Credit cards, car loans and the mortgage are all contributing to your debt load. If you want to pay off debt faster or just be in a better financial situation a year from now, it’s time to work on your budget. We’ve been working on setting up a healthy household budget this past week, and today, we’re going to dive right into debt management. It’s important to keep in mind that not all types of debt are necessarily bad — some forms of debt, such as your mortgage, are actually considered to be a ‘good’ debt because they help to prove creditworthiness. Other forms of debt, such as store credit cards, car loans and payday loans, fall into the ‘bad debt’ category because they can have a negative impact on your credit score and may be a sign that you are living beyond your means.
Debt checkup step-by-step
This week’s budgeting task is to focus on debts listed in your fixed or variable expenses categories. Use this step-by-step guide to analyze your current debt load:
- List all current liabilities. Pull out all billing statements and loan payment stubs to determine how much you are responsible for paying each month. You need to include: all credit cards, bank loans, personal loans, business loans, student loans, taxes and mortgage payments in this list. Make a comprehensive list of the minimum payment for all of these liabilities and the interest rate you’re paying then make a list of the outstanding balances.
- Prioritize your debts. Go back to your list of liabilities and determine which debts have higher balances and high interest rates. Rank your credit cards from highest to lowest interest rates to see which credit cards need to be paid off faster.
- Review the budget. You need to know how much you have available for debt payments before you can put together a realistic payoff plan. Comb through your budget to determine how much you have left over after all income has been accounted for and all expenses have been taken care of, including any savings contributions. You can adjust these figures after you have a baseline to work with.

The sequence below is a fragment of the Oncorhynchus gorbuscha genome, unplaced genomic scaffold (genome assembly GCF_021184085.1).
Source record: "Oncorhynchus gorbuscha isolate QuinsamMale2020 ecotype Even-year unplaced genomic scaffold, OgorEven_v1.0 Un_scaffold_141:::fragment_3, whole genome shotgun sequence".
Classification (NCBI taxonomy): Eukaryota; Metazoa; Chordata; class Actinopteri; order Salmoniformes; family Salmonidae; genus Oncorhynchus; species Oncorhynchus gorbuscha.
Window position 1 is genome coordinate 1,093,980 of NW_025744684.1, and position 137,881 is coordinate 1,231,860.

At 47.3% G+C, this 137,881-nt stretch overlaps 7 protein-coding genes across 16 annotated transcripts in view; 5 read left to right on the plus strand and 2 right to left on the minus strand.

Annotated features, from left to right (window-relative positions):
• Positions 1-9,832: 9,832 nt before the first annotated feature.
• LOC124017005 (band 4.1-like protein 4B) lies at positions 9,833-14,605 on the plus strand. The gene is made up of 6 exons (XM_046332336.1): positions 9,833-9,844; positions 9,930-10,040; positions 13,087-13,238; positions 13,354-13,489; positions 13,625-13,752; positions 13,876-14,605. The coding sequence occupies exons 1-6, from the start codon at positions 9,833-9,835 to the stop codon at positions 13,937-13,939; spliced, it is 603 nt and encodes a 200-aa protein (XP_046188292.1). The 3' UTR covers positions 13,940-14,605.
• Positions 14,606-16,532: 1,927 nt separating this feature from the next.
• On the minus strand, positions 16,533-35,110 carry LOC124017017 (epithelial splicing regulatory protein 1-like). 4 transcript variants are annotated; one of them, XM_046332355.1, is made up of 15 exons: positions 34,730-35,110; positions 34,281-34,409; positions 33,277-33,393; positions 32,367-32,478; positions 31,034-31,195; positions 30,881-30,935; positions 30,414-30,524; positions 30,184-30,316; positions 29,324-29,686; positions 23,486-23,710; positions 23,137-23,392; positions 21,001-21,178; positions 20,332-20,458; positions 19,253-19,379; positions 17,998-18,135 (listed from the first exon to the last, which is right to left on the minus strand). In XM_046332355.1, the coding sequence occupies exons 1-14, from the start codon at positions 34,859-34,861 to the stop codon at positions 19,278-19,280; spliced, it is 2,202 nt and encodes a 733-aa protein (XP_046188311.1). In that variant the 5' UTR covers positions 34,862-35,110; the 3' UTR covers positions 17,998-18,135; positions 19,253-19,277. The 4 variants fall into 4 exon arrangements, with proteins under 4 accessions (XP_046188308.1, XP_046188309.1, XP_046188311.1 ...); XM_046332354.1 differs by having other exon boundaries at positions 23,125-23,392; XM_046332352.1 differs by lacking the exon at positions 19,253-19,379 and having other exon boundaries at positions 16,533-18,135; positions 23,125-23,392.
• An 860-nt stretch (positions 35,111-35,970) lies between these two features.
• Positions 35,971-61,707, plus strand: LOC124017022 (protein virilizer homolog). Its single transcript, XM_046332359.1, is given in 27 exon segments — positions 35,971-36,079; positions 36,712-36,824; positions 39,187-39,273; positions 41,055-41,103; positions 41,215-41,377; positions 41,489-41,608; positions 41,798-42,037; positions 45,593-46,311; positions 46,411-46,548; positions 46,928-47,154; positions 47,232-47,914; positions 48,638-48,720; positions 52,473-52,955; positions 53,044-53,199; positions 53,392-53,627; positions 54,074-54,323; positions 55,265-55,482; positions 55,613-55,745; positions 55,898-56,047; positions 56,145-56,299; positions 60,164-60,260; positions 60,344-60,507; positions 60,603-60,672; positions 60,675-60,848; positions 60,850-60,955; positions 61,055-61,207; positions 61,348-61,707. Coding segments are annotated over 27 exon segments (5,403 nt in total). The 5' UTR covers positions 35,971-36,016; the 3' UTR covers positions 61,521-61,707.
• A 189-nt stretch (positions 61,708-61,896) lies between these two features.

- Negotiate interest rates. If you have a good track record of making payments on time, you may be able to negotiate interest rates with your lenders. Contact credit card companies and your bank to find out if any of your rates are negotiable.
- Organize payments. Go through each type of debt individually to determine how much you can realistically pay each month. Choose a figure that’s higher than the minimum payment on credit cards so you aren’t paying high interest rates. Consider making larger payments towards your mortgage, student loans, and other ‘fixed’ payment debts if you can afford to.
- Budget for debt payments. Turn those debt payments into a recurring expense by putting the total payment amount right into your budget. As long as you are making more than the minimum payment on those credit cards and paying down other loans consistently, you will be on track to pay off that debt sooner than later.
Debt payoff tips
Here are some other things you can do to pay down that debt load that much faster:
- Find ways to increase income to make more payments towards your debt load (in a perfect world, right?)
- Consider balance transfer offers
- Pay off higher balances and high-interest rate credit cards first
- Negotiate rates on your bills, such as cable and telephone, or switch providers to save money and make larger debt payments
- Consider consolidating high interest debt under a lower interest line of credit. This is also a good time to cut up those high interest credit cards.
- Scale back spending on entertainment and luxury purchases to free up cash for debt payments
- Consider dipping into savings to pay off debt
- Consolidate high-interest debt like store credit cards into a single, lower interest debt like a line of credit. Word to the wise: This is a good time to take stock of your credit cards and which ones you actually need. Avoid the temptation of running those credit cards back up.
We’ll discuss more debt payoff strategies and money-saving tips in future posts. Stay tuned for the next segment where we’ll talk about creating a solid savings strategy.